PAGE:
The Triple Goddess Effect
This column is a reprint from Unwinnable Monthly #159. If you like what you see, grab the magazine for less than ten dollars, or subscribe and get all future magazines for half price.
Analyzing the digital and analog feedback loop.
I know. I know. It’s so early to be discussing Hades II but Supergiant Games’ use of mythic fragments has me entranced. And so do other aspects of Melinoë, the protagonist of this surprise sequel as well. When she was introduced in the teaser trailer shown during that Geoff Keighley show, I initially assumed (wrongly) that she was a descendant of Zagreus. But I soon found out from Supergiant’s press release that she’s actually Zag’s sister!
Like Zag, she is also connected to an Orphic hymn, this time one that sings of her as a “saffron veil’d” nymph that inspires both night terrors and madness in people. She is also described as the child of Zeus (under the guise of Hades) and Persephone, whose limbs are “partly black and partly white” from her mixed heritage. Unless they’re planning for a serious plot twist in Hades II the press release seems to be doing away with the infidelity as they did for the previous title and focusing on Hades and Persephone as parents. In my previous column, I was interested in how Zag’s biracial identity was a metaphor for liminality and bridging the distance between his divine and chthonic relatives. But with Mel I’m particularly interested in how her identity and journey are tied more to the void between these two states and its boundless potential.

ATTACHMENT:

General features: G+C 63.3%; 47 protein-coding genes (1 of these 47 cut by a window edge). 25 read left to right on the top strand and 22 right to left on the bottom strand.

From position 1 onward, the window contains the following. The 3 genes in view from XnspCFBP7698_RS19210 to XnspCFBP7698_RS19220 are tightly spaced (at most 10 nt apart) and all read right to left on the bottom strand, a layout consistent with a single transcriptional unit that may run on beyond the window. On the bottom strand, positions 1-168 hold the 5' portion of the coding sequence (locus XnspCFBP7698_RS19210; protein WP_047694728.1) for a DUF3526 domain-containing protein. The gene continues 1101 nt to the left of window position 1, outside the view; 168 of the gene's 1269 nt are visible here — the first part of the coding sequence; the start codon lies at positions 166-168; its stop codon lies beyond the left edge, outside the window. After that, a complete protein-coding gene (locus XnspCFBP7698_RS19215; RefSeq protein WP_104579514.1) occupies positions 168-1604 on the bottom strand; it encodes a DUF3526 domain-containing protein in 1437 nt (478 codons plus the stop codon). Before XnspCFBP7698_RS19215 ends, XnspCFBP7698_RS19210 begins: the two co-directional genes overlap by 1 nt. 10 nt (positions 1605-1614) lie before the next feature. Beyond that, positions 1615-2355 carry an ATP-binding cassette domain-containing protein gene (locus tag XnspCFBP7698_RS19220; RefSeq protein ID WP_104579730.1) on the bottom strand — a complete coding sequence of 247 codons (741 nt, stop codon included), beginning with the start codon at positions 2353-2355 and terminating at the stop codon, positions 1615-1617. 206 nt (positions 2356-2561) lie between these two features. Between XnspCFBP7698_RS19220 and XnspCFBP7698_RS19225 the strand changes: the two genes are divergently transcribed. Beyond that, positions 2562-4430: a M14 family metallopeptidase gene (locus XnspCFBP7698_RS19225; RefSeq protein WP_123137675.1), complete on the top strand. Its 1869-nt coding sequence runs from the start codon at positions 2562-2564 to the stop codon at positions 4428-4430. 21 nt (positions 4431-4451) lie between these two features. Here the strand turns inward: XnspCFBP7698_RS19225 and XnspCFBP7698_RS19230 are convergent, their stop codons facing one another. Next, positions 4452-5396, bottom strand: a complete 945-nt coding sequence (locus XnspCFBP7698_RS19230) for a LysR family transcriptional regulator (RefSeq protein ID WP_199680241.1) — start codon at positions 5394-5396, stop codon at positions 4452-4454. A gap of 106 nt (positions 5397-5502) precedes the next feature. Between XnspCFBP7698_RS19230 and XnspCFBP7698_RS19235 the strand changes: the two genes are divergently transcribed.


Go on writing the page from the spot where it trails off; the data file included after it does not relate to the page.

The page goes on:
In the trailer the princess of hell is introduced during a sparring match with Hecate, the goddess of magic and witchcraft and assorted eldritch things. She’s also known as the triple goddess – the maiden, the mother and the crone – the lunar symbology of which is very familiar to those practicing various spiritual paths today. According to Neoplatonic philosopher Porphyry of Tyre, one of the earliest sources regarding Hecate’s symbology, the goddess’ powers would wax and wane with the different phases of the moon. As Hecate’s protege, Melinoë will be practicing sorcery and I do hope there will be an emphasis on lunar magic.